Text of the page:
Kopitiam Noodles (Kon Loh Mee)

These are “dry” noodles. Despite the emphasis on the word “dry” to set it apart from the soup version, the sauce in Kon Loh Mee plays an instrumental part to bind all the good flavors and textures of the different ingredients together.

The sauce is a simple mixture of shallot oil, light soy sauce, dark soy sauce, and sesame oil. For one serving, start with:

—1/2 tablespoon shallot oil
—1/2 tablespoon light soy sauce
—1/2 teaspoon dark soy sauce
—1/4 teaspoon sesame oil

Combine the sauce in a bowl, toss the noodles in, taste, and adjust the seasoning according to your preference.

The next step is to pick your noodles. Thin rice noodles (mai fun), flat rice noodles (kuey teow), and yellow egg noodles are the common options at a typical Malaysian hawker stall. Depending on my mood, You can also combine two noodles together in one bowl.

The springy wonton noodles, which fall under the egg noodle category, are a popular choice and available either in thin or wide. Soba noodles, ramen noodles, and even spaghetti noodles are fine too. As a rule of thumb, 2-3 oz (55-85g) of noodles is a good portion for one serving.

Hawker-style Kon Loh Mee is often topped with Chinese barbecued pork, wonton dumplings, meatballs, shrimp or minced meat, just to give you some ideas. If you’re avoiding meat, tofu and tempeh make good toppings here.

There’s also always some kind of Asian leafy greens included, like choy sum, gai lan, or bok choy. The greens are usually just simply blanched. Here’s what you do: Bring a pot of water with a pinch of sugar, a pinch of salt, and a small glug of vegetable oil to a rolling boil. Then add the greens. You know they are ready as soon as the water returns to a rolling boil. Remove the greens, drain, and add them to your noodles.

Finally, serve your Kon Loh Mee with a side of chilies. In a pinch, a simple chili soy sauce dip will suffice but if you have the time, pickled green chilies are the way to go.

You can use either jalapeno or serrano for a bit more kick. In a nutshell, the chilies are sliced, deseeded, and pickled in a mixture of white vinegar, salt, and sugar until they turn a lighter shade of green, which takes about 1 to 2 hours, but it’s preferable if you can wait overnight as they get better with time. I have the step-by-step guide for you here.

Oh, and don’t forget to top your noodles with crispy fried shallots from the shallot oil!

Soy Sauce Noodles

3 serrano chilies, seeds removed and sliced into rounds
1/4 cup white vinegar
2 tablespoons sugar
1/8 teaspoon salt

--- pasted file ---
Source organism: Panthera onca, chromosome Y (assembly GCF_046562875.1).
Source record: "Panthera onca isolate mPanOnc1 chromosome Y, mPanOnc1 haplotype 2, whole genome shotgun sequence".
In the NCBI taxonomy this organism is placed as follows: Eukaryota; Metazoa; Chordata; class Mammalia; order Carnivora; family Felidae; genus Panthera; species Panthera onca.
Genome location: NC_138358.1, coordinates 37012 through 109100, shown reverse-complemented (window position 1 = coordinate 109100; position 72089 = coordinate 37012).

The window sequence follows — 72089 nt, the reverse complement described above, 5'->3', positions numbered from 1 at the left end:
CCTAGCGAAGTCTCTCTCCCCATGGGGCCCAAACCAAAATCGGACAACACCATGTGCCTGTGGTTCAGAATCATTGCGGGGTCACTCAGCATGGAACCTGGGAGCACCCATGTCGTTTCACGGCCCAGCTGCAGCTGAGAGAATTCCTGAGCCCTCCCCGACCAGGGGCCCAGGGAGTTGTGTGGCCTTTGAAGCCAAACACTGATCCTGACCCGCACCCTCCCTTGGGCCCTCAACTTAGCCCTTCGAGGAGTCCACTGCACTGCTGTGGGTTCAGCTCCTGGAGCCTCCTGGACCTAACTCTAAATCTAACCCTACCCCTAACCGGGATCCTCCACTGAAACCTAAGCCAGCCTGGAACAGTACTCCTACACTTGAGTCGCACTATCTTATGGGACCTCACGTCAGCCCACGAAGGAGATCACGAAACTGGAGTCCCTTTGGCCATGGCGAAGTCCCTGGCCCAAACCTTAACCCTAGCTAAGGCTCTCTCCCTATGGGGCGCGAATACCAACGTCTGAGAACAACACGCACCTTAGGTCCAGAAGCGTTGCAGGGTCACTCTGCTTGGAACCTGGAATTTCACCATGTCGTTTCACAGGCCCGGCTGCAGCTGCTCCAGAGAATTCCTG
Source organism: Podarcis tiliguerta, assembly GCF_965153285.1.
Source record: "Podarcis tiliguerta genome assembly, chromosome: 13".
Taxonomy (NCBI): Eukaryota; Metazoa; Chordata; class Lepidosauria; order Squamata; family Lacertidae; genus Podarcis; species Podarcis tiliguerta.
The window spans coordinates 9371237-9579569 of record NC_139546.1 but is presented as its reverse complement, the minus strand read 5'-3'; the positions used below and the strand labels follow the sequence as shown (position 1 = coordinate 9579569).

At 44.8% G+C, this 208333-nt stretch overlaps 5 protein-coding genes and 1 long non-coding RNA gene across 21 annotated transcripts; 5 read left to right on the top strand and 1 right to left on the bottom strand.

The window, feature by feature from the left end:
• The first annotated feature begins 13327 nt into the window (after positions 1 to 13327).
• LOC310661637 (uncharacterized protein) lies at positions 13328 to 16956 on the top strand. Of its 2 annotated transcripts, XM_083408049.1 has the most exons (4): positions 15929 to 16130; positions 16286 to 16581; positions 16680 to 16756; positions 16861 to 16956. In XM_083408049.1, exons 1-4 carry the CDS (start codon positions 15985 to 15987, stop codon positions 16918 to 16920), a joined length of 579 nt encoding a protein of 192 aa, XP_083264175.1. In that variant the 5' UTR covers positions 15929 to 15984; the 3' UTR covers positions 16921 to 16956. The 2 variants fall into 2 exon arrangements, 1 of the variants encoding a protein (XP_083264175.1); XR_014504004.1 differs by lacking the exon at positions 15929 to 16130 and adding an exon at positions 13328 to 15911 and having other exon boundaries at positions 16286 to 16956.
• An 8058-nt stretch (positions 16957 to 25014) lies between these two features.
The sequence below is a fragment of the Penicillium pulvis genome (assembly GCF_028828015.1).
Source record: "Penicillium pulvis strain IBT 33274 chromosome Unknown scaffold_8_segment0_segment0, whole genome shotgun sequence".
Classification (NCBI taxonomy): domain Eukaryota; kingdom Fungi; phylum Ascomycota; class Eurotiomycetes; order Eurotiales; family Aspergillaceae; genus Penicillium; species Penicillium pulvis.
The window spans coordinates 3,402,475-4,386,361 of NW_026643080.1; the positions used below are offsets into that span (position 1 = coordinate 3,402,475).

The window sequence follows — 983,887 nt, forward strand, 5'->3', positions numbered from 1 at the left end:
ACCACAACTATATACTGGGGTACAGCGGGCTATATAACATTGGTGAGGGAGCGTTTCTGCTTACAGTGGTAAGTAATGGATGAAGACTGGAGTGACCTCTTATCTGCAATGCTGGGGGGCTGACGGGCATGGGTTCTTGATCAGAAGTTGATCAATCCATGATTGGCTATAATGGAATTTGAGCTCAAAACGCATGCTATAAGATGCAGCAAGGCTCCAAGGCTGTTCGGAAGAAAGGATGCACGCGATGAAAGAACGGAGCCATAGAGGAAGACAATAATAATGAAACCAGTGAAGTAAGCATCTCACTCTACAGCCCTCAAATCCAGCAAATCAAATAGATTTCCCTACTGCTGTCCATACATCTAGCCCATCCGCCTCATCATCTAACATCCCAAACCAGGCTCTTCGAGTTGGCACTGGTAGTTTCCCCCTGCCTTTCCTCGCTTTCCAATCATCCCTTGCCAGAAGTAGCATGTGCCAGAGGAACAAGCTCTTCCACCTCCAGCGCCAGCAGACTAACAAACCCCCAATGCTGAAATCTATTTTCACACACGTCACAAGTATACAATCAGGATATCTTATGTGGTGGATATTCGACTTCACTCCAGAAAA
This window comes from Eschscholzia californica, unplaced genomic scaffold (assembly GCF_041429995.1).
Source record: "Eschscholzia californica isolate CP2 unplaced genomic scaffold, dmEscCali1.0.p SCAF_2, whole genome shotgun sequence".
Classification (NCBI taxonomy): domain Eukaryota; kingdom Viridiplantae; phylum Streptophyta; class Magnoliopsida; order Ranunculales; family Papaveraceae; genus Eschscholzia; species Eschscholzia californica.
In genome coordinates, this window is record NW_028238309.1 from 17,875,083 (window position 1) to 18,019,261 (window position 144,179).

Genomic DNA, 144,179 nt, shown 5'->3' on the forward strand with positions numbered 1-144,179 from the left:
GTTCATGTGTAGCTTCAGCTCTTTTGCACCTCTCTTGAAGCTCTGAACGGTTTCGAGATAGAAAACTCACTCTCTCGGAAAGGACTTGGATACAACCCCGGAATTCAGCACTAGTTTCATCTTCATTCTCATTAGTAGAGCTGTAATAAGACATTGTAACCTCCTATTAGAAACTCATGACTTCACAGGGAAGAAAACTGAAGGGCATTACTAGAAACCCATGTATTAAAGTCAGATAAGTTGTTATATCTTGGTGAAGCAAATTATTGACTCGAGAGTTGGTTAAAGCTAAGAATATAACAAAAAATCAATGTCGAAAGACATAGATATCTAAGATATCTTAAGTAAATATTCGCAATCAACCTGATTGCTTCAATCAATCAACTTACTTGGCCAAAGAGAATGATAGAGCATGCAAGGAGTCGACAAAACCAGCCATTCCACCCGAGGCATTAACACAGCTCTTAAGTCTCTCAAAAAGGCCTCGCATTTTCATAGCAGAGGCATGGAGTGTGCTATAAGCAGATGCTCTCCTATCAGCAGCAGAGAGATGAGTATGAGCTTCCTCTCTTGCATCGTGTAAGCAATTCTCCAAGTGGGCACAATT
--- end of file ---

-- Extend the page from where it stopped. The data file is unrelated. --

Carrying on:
1/2 cup vegetable oil for frying
2 shallots, finely sliced

4-6 baby bok choy
A pinch of sugar
A pinch of salt
A small glug of shallot oil

1 tablespoon shallot oil
1 tablespoon light soy sauce
1 teaspoon dark soy sauce
1/2 teaspoon sesame oil
7 ounces dried wonton noodles, cooked according to package instructions and drained
Fried shallots, for garnish
Preparation

To make pickled green chillies: Blanch the chilies in hot water for about 10 seconds and drain. In a small bowl, combine the white vinegar, salt, and sugar, and stir to dissolve the sugar. Add the chilies and set aside to pickle for at least 1 hour.

To make shallot oil: In a skillet, heat the oil over medium heat. Add the shallots and fry until the slices start to turn brown, stirring occasionally. Turn off the heat and let the shallots continue to fry until they turn a darker brown. Remove shallots from the oil and drain, saving the oil. Allow the oil and fried shallots to cool down.

Bring a pot of water to a rolling boil. Add the sugar, salt, and shallot oil. Add baby bok choy and bring the water back to a rolling boil. Remove the baby bok choy immediately and drain. Set aside.

In a mixing bowl, combine the shallot oil, light soy sauce, dark soy sauce, and sesame oil. Add the cooked noodles and toss to mix well. Taste the noodles and add more soy sauce if you like the dish saltier.

Divide the noodles into two serving plates and garnish with the reserved fried shallots. Arrange 2 to 3 baby bok choy on the side of each plate. Serve immediately with pickled green chilies on the side.

Notes: While wonton noodles (both thin and wide) are typically used, you can also try it with rice noodles, soba noodles, and even spaghetti noodles.